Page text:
United (Nations) We Fall
By Adina Rosenthal
Anthony Weiner may have proved that social media can reveal the naked truth, but a far more stark reality has emerged from the personal blog of the United Nations Special Rapporteur to the Palestinian Territories, Richard Falk. Earlier this month, he posted a cartoon on his personal blog depicting a dog on a leash wearing a kippah bearing the Star of David, bloodied by chewing on a pile of bones while urinating on his owner, Lady Justice. In response, both the United States and Jewish groups like the Anti-Defamation League, have called for U.N. Human High Commissioner, Navi Pillay, to condemn Falk, and demanded his resignation.
Though initially denying the cartoon’s anti-Semitic connotations, as Falk himself is Jewish, he eventually deleted the post and issued an apology, claiming he did not see the Jewish star on the small image, but adding the final caveat: “I am quite aware that many of the messages were motivated to discredit me due to my views of Israeli policies and behavior.”
However, this is not Falk’s first time around the questionable comments block. In his tenure as U.N. Special Rapporteur, Falk has been accused of conflating the personal with the professional, sympathizing with 9/11 conspiracy theories through his infamous blog (you be the judge), likening Israelis to Nazis as perpetrators of a Palestinian Holocaust, and flat-out accusing Israelis of ethnic cleansing. As ADL National Director, Abraham H. Foxman, correctly points out in his letter to U.N. High Commissioner Pillay, “Mr. Falk has a long record of incendiary and blatantly biased criticism of Israel, including statements comparing Israeli defense measures to Nazi atrocities…Such biased behavior and clear intolerance is fundamentally against the values and ideals a Special Rapporteur of the Human Rights Council should uphold.”
But will the U.N. heed Foxman’s advice and deal with Falk? Don’t count on it. Last week, Rupert Coleville, spokesman for the office of the U.N. High Commissioner for Human Rights (OHCHR), told The Jerusalem Post “that the matter had effectively been dealt with, since Falk had apologized for the cartoon, and although it was ‘clearly unfortunate and shouldn’t have been there,’ it was not the place of the OHCHR to comment.”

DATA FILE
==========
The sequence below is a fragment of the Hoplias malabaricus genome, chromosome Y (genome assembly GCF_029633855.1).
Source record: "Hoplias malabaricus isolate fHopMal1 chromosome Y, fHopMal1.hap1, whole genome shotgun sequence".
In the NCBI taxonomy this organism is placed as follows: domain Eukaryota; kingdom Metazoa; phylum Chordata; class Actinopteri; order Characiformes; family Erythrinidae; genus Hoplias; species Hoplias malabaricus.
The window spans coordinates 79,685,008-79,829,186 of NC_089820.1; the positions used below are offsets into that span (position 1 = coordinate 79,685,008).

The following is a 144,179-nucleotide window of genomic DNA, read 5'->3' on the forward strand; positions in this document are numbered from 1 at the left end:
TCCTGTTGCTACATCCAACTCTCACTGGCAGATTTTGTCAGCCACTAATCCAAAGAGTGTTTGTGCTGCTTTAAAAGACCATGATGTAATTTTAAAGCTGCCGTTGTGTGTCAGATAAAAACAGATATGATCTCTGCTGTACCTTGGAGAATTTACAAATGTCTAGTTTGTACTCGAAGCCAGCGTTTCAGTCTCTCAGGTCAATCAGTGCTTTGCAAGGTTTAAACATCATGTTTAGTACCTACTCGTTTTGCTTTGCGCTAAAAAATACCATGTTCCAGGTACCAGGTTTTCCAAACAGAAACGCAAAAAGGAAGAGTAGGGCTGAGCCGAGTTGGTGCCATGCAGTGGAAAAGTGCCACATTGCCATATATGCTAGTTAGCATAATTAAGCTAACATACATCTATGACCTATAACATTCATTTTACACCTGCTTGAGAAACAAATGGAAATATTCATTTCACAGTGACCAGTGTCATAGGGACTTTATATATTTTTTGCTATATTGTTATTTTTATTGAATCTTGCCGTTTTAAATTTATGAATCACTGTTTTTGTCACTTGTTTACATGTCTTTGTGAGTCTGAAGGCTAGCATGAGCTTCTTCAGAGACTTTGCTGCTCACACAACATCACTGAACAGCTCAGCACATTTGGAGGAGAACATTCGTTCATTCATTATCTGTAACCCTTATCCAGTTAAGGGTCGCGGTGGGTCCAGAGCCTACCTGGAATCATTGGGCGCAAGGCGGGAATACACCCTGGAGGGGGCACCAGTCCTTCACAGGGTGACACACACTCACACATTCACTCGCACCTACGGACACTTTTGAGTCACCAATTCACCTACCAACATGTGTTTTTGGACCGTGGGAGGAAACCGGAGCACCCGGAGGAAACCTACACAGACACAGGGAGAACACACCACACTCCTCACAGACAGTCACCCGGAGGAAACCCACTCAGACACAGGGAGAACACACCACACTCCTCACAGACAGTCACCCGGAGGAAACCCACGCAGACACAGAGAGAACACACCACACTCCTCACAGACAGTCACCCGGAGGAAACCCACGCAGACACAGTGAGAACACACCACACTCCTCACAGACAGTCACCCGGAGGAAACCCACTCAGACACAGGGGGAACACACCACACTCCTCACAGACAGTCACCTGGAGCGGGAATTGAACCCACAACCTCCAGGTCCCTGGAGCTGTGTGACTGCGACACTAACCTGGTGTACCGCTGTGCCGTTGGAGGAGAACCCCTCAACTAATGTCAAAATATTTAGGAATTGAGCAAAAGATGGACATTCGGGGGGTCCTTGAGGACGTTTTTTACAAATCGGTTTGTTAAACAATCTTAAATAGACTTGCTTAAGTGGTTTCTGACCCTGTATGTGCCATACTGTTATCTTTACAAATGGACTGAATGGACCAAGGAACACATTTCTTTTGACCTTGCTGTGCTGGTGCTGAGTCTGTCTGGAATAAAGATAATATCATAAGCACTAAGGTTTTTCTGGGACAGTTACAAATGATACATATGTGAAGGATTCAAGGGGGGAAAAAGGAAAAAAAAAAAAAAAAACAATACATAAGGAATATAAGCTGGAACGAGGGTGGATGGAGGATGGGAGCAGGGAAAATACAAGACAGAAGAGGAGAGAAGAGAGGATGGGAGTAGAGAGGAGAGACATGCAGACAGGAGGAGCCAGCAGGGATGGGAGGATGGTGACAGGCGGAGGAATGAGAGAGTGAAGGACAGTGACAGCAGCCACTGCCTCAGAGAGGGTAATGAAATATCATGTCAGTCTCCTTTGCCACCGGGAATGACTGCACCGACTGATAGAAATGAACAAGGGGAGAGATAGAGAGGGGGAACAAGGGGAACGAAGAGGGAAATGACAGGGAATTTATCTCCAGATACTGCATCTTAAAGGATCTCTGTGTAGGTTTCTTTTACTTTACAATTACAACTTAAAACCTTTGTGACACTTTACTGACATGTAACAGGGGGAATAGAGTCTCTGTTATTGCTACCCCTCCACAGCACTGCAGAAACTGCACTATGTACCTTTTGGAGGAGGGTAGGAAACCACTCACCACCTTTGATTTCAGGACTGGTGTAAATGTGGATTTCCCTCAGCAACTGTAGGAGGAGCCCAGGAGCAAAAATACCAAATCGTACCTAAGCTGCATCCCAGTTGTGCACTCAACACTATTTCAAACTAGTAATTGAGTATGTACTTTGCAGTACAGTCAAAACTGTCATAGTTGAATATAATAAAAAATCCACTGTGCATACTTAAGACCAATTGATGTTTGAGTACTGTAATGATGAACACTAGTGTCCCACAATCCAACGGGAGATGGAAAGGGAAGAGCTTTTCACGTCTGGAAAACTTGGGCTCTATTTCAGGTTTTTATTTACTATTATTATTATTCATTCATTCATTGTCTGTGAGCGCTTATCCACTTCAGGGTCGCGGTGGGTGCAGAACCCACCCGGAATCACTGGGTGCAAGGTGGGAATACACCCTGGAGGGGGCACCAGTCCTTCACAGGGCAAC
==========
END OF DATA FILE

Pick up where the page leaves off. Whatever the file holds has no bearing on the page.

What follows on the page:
U.N. Watch Executive Director Hillel Neuer, however, disagreed with this assessment in a letter to the OHCHR, citing past precedent as evidence for such condemnation to be within the scope of the OHCHR’s responsibilities. Neuer concluded, “For the U.N. human rights system to be credible in the fight against racism, its own representatives must not be allowed to incite hatred and racial discrimination with impunity.”
Neuer makes an important point. Doesn’t the U.N. have the obligation to uphold its purported commitment to human rights and not turn a deaf ear to its representatives who tarnish this image?
Apparently not when it comes to Israel. The U.N. has a long history of singling out Israel for atrocities and ignoring actions committed against Israelis. Since its inception almost 70 years ago, the U.N. has passed well over 200 resolutions against Israel, more than any other state. Though it was rescinded in December 1991, on November 10, 1975 (the anniversary of Kristallnacht), the U.N. General Assembly passed Resolution 3379 declaring Zionism as tantamount to racism. To this day, Israel is blocked from serving on both the Security Council, unlike neighbors Syria and Lebanon, and the Human Rights Council, a post Libya held until its membership was suspended in March. Just last week, the U.N. condemned Israel for firing on Lebanese protestors, numbering 10,000, who attempted to breach the border in May, accusing the Jewish state of violating the 2006 cease-fire agreement that ended the six-week conflict between Hezbollah and Israel. In the report, U.N. Secretary Ban Ki-Moon stated, “I call on the Israel Defense Forces to refrain from responding with live fire in such situations, except where clearly required in immediate self-defense.”
Based on this ostensibly hypocritical track record regarding Israel versus the rest of the world, Falk’s actions and the U.N.’s response—inaction—seem to meet the status quo. For an organization that claims to be the paragon of human rights and freedoms around the world, the U.N. loses credibility due to its clear anti-Israel bias. United we stand, divided we fall; unless the U.N. gets its act together, the latter will hold true.